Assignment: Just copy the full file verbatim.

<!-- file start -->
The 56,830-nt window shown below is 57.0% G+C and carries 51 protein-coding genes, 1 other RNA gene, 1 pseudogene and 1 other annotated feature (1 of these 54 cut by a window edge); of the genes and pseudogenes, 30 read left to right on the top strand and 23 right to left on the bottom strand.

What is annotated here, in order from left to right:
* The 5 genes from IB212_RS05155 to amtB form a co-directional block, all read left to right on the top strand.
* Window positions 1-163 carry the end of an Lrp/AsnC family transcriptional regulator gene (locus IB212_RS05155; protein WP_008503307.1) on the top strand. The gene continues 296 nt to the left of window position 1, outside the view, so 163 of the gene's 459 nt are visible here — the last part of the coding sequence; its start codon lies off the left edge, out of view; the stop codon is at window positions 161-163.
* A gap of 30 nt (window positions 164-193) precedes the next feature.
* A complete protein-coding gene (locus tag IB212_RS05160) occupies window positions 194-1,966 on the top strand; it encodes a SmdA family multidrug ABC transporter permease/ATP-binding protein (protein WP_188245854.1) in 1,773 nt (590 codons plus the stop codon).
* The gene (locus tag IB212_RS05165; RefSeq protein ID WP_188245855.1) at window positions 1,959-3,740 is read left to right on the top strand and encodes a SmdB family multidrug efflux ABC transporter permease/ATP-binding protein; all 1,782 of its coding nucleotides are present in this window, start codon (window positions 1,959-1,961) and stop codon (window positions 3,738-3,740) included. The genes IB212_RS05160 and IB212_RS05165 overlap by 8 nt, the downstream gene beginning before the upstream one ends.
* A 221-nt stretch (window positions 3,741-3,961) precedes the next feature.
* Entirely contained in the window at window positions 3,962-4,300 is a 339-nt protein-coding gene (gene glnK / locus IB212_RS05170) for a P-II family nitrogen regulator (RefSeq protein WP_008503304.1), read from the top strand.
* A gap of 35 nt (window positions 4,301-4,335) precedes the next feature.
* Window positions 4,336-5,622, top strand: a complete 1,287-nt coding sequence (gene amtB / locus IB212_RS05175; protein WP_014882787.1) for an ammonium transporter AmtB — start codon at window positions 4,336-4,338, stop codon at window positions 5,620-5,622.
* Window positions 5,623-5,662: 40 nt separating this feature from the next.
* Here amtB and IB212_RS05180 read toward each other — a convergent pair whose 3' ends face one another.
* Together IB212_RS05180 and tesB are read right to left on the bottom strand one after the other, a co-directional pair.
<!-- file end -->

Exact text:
The 56,830-nt window shown below is 57.0% G+C and carries 51 protein-coding genes, 1 other RNA gene, 1 pseudogene and 1 other annotated feature (1 of these 54 cut by a window edge); of the genes and pseudogenes, 30 read left to right on the top strand and 23 right to left on the bottom strand.

What is annotated here, in order from left to right:
* The 5 genes from IB212_RS05155 to amtB form a co-directional block, all read left to right on the top strand.
* Window positions 1-163 carry the end of an Lrp/AsnC family transcriptional regulator gene (locus IB212_RS05155; protein WP_008503307.1) on the top strand. The gene continues 296 nt to the left of window position 1, outside the view, so 163 of the gene's 459 nt are visible here — the last part of the coding sequence; its start codon lies off the left edge, out of view; the stop codon is at window positions 161-163.
* A gap of 30 nt (window positions 164-193) precedes the next feature.
* A complete protein-coding gene (locus tag IB212_RS05160) occupies window positions 194-1,966 on the top strand; it encodes a SmdA family multidrug ABC transporter permease/ATP-binding protein (protein WP_188245854.1) in 1,773 nt (590 codons plus the stop codon).
* The gene (locus tag IB212_RS05165; RefSeq protein ID WP_188245855.1) at window positions 1,959-3,740 is read left to right on the top strand and encodes a SmdB family multidrug efflux ABC transporter permease/ATP-binding protein; all 1,782 of its coding nucleotides are present in this window, start codon (window positions 1,959-1,961) and stop codon (window positions 3,738-3,740) included. The genes IB212_RS05160 and IB212_RS05165 overlap by 8 nt, the downstream gene beginning before the upstream one ends.
* A 221-nt stretch (window positions 3,741-3,961) precedes the next feature.
* Entirely contained in the window at window positions 3,962-4,300 is a 339-nt protein-coding gene (gene glnK / locus IB212_RS05170) for a P-II family nitrogen regulator (RefSeq protein WP_008503304.1), read from the top strand.
* A gap of 35 nt (window positions 4,301-4,335) precedes the next feature.
* Window positions 4,336-5,622, top strand: a complete 1,287-nt coding sequence (gene amtB / locus IB212_RS05175; protein WP_014882787.1) for an ammonium transporter AmtB — start codon at window positions 4,336-4,338, stop codon at window positions 5,620-5,622.
* Window positions 5,623-5,662: 40 nt separating this feature from the next.
* Here amtB and IB212_RS05180 read toward each other — a convergent pair whose 3' ends face one another.
* Together IB212_RS05180 and tesB are read right to left on the bottom strand one after the other, a co-directional pair.